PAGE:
Nov 4 2009

Learning Patience

I wish I had hungered for patience as a child, but I’ll do my best to remember mellow light like honey in a jar, and to feel that warmth granting my bones graceful lassitude when I want to power forward in a panic-fueled rage against time and pain and money and all the things I haven’t done yet that pick at my flesh like crows come to feast on my inadequacies.

My GIST list is behind in posting, but not behind in my head. I have many days of grace to blog about, to account for, to be accountable for documenting here as a reminder to myself when I’ve forgotten the honeyed glow that lights my progress over the last eight months:

March – the MRI
April – the last day in a cubicle
May – the physical therapist
June – the first epidural
July – the second epidural
August – the 16th c. map of Asia writ large in hives all over my arms and legs
September – the third epidural, finally
October – the first lesson in routine pain management, reinforced by the physical therapist
November – the diagnostic nerve block followed by RF ablation of the offending nerves
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Dec 5 2007

Happy Pelvis Redux

Not So Much

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Jul 21 2006

The Burgeoning Fang Is Subsiding

Nope, nothing like slouching toward Bethlehem. I have a Quad-Helix (dental appliance fun woo! boy I’d never wanted to say that before the age of 65) cemented into my mouth to spread my upper arch further apart. Its purpose is to correct a left-side cross-bite, making room for the toofs that want to live up there before any of them break. I’m about halfway through the 6-month period my dentist said I’d need to wear it before he installs braces (which means I might be in anime schoolgirl form in time for Halloween!). Forty-eight hours ago he yanked the appliance out (okay, unbolted it from my upper molars more-or-less gently), adjusted the wires to make it more spready, and re-cemented it in place.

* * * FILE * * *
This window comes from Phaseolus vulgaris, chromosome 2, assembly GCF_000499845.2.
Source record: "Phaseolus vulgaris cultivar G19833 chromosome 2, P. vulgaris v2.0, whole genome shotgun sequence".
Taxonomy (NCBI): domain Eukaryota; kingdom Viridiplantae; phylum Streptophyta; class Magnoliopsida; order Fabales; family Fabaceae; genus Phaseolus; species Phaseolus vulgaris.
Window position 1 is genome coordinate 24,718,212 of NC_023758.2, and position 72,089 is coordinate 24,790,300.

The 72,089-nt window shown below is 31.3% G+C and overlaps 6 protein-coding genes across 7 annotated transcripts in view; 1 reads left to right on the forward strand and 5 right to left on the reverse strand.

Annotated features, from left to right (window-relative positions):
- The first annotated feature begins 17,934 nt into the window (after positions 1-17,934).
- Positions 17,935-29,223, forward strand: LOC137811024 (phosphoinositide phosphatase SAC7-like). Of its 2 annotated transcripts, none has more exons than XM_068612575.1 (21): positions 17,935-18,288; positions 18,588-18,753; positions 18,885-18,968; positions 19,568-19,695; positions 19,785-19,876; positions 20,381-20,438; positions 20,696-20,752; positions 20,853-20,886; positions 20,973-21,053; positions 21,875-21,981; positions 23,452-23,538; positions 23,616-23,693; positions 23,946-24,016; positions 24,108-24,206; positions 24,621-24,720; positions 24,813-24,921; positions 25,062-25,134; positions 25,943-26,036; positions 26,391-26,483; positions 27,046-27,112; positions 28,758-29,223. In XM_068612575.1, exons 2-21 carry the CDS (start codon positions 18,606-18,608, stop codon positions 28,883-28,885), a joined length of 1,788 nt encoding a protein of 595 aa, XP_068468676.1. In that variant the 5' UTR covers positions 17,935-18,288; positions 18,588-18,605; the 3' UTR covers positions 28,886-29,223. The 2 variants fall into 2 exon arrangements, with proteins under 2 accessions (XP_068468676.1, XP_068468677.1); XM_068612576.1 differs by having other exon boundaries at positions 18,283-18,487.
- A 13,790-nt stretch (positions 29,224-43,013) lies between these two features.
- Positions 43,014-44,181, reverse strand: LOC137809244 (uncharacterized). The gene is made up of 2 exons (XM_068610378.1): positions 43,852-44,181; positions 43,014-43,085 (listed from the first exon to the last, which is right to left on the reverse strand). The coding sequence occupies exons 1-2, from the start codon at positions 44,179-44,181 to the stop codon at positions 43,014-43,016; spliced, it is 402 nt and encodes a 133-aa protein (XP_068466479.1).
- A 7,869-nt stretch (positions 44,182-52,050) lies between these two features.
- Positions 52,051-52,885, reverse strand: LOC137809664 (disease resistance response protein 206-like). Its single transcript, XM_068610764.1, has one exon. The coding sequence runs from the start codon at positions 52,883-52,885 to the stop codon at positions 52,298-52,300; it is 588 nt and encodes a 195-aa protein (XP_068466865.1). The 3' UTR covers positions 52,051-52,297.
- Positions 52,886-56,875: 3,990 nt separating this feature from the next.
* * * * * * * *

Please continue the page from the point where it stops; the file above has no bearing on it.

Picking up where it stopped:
I am of mixed mind about the wonderfulness of said operation.

On the one hand, my upper right canine was getting pushed steadily outward by an errant wire such that the tooth had started to resemble a burgeoning or proto-fang, as if a quarter of my mouth were vamping. This tooth has already had a hard time in life – it originally grew in at an angle, as the baby tooth it was replacing refused to budge. Thus my pre-adolescent fascination with vampires. Now that the wire snafu is handled, the fang-ish tooth has moved almost all the way back to its proper angle and my lower lip is no longer snagging on it when I smile.

On the other hand, the rest of the wires are more spready… bones are moving in my head and have already moved enough that my bite is no longer what it was – all my chewing surfaces are askew. This is awkward enough in the absence of pain. But since teeth have already moved a little bit, the extra-super spreading power of the newly adjusted wires is able to take full advantage of the situation. The sockets of my teeth are not happy. I can’t chew anything, not even a little bit of squishy pasta. I can either process food by nibbling it to mush with my incisors, or squashing it against the roof of my mouth with my tongue. Or mashing it to hell and gone with my fork, then slurping up the mess. Ah, pasta and peas in garlic cream sauce. As liquid diets go, you rock.

The pain is getting better and I’m sure by the time I hit National next week I’ll be able to eat like a normal human again. If not, there’s always the Cherry version of a liquid diet – it comes in a flask and is peach vodka, Jamiesons, or brandy-flavored. Hee. Proto-fang, I salute you.